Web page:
For a long time, publishers and readers have argued that each book is unique and thus one cannot substitute, say, a book by Dean Koontz for one by Stephen King. For years I accepted that — until ebooks and agency pricing and Amazon exclusivity. Now, in the case of fiction at least, I think the tides have turned and ebooks demonstrate books and authors are substitutable, that is, (fiction) books are commodities.
Until inflated agency pricing of bestsellers and Amazon’s concerted effort to dominate the ebook market, I would not have considered substituting one author for another author — at least not consciously. Yet the more I think about book buying and reading habits, the more convinced I am that between the criteria genre and author, it is genre that dominates.
Before the advent of ebooks on a wide scale, most readers bought (or borrowed) physical books to read. Physical books, except in the secondary market, were (and are) highly priced. A popular hardcover today, averages $25 and climbing. As a consequence, a reader carefully chose the book to buy and placed the emphasis on author and genre. For $25, the reader wants Tom Clancy, not Jack Unknown.
Amazon began to whittle away at that reader preference with its heavy discounts. Selling bestsellers at $9.99 rather than $25 meant that a reader who had already read Clancy’s latest novel could look for something else within the genre and take a chance on Jack Unknown. The investment was not overwhelming.
Today, Amazon has gone further with ebooks. Tom Clancy’s newest release may cost $14.99 in ebook form (and less in hardcover), but readers are increasingly finding ebooks at $2.99 and less in the same genre by unknown authors worth a try as they wait for the Tom Clancy novel to come down in price — or simply move beyond Clancy altogether.
Amazon, by aggressively courting the indie author and by aggressively pricing indie titles, has expanded what readers will search to find a good book to read. And Amazon has gone the further step with its Prime Lending program and Kindle Direct Publishing programs. Amazon has given its stamp of approval to indie books and authors. Although I think Amazon is not a bookseller to patronize because of its desire to monopolize the integrated book market, it deserves a great deal of credit for changing books into commodities.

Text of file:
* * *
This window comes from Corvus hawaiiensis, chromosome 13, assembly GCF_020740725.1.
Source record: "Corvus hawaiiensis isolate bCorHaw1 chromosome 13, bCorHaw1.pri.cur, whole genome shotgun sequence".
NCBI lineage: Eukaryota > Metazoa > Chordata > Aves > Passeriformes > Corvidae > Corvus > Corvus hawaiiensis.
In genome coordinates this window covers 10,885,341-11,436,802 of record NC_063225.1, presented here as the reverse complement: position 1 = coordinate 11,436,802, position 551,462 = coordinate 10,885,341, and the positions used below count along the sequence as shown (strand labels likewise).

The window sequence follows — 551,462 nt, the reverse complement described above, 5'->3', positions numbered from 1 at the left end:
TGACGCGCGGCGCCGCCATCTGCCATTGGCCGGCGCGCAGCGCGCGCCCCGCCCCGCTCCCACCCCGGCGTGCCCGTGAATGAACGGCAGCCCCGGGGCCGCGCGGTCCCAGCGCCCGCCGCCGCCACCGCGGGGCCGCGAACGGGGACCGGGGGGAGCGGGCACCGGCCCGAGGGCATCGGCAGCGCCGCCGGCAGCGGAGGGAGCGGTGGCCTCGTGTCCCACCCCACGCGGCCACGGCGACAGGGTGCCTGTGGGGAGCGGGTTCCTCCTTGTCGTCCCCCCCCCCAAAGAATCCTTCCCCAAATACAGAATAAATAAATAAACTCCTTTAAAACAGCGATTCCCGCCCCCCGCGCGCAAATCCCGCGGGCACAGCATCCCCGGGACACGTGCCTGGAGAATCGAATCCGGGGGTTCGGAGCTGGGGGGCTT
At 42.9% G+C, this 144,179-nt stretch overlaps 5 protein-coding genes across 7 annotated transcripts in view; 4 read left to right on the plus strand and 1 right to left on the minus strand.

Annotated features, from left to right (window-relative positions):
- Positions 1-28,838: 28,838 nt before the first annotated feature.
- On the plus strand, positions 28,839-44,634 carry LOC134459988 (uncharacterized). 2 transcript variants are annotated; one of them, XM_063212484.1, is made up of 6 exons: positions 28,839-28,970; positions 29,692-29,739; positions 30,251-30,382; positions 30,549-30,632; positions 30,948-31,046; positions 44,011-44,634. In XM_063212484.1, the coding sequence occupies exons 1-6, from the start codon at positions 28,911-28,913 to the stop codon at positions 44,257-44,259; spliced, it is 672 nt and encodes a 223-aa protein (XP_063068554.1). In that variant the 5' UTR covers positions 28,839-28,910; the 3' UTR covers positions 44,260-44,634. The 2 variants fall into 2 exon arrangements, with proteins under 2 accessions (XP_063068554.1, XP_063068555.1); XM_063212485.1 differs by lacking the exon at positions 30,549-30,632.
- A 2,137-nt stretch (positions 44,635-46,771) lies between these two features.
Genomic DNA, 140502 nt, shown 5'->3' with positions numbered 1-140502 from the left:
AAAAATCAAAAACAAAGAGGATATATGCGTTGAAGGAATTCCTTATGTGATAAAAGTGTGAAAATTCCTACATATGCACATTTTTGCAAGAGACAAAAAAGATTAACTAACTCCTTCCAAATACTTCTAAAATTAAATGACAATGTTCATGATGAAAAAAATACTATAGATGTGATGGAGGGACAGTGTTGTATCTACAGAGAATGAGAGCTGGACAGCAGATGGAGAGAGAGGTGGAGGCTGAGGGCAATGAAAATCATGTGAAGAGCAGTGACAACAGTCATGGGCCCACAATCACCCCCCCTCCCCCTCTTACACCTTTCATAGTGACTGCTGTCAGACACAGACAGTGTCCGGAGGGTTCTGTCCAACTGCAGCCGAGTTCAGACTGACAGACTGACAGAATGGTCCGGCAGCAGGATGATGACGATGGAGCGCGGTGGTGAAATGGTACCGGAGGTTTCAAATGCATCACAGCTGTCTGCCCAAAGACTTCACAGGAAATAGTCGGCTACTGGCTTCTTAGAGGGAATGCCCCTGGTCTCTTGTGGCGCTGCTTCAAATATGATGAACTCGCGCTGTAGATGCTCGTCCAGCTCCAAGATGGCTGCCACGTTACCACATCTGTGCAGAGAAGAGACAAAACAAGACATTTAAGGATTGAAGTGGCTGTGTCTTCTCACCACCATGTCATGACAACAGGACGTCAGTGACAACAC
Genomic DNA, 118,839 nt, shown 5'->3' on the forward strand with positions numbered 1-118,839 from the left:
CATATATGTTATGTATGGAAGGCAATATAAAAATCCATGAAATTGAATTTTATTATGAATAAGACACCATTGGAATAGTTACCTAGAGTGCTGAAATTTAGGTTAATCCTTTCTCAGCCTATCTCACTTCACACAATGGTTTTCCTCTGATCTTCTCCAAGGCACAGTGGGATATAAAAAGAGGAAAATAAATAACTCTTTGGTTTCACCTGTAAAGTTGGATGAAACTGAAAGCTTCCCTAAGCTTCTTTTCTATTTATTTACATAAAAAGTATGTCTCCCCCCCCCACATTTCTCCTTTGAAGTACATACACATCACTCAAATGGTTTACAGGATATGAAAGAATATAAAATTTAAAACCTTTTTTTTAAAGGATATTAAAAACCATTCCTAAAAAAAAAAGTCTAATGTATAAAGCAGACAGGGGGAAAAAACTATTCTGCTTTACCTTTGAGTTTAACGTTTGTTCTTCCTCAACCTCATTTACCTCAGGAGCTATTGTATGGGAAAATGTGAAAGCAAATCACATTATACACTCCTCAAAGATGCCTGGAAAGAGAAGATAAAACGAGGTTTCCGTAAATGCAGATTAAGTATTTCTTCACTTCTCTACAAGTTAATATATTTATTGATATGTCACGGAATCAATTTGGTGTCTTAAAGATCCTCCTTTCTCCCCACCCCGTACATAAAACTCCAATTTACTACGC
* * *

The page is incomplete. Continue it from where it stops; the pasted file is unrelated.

I know that many of you will clamor to say that I am wrong, but I ask you to consider this: Once you have bought and read the latest release from your favorite author, do you stop buying and reading books until that author’s next release in 2 or 3 years or do you continue to buy and read books within that genre? And if you do continue to buy and read books, do you continue to be entertained by them or are you only entertained by books written by your favorite author? Finally, do you rush out to buy your favorite author’s newest release or do you wait for a less expensive edition to appear?
If you answer yes to the latter parts of each question (at least the first two questions), then books are commodities and substitutable. And this is the revolution that Amazon has wrought aided by the Agency 6 — the change in how readers view books, especially ebooks. What the Agency 6 claimed they wanted to prevent by instituting agency pricing, they have instead brought about by encouraging, through their actions, Amazon to legitimize the indie marketplace.
Prior to this legitimization, indie books and vanity books were synonymous. That is no longer true. Amazon has made it possible for known and respected authors to go indie and not be negatively viewed by readers. What vanity presses sought for decades, the Agency 6 gave them in months.
The commoditization of books is both good and bad. It is good because a wider range of authors are discovered. The Shayne Parkinsons, Vicki Tyleys, L.J. Sellers, and Richard Tuttles of the indie world — authors who write very well and excellent stories but who were unable (or unwilling) to break into the traditional publishing world — now have a chance to be discovered and claim the large and broad readership their writings deserve. I admit that prior to the commoditization of books, I would not have tried any of these authors. But once indie books were legitimized and books commoditized, I began to explore the indie world and found numerous gems, with some authors and books being better than what I could find in the traditional book world.
Commoditization is, however, also bad — bad for publishing, for authors, and readers — because in coming years the writers who currently make grand incomes from writing — the Stephen Kings and Tom Clancys of publishing — may well find themselves unable to attract an audience for their higher priced efforts. Granted that this is just the marketplace at work, but the pendulum can swing too far in either direction. As the market settles on a low price ceiling, that ceiling will become crowded and with the ease of entry into ebook publishing, it will become increasingly difficult to find the King and Clancy of the 2020s.
A balance is needed, but I have no idea how to bring it about or what that balance should be. Amazon deserves praise and scorn for commoditizing books, but more praise than scorn. In this, Amazon has done well.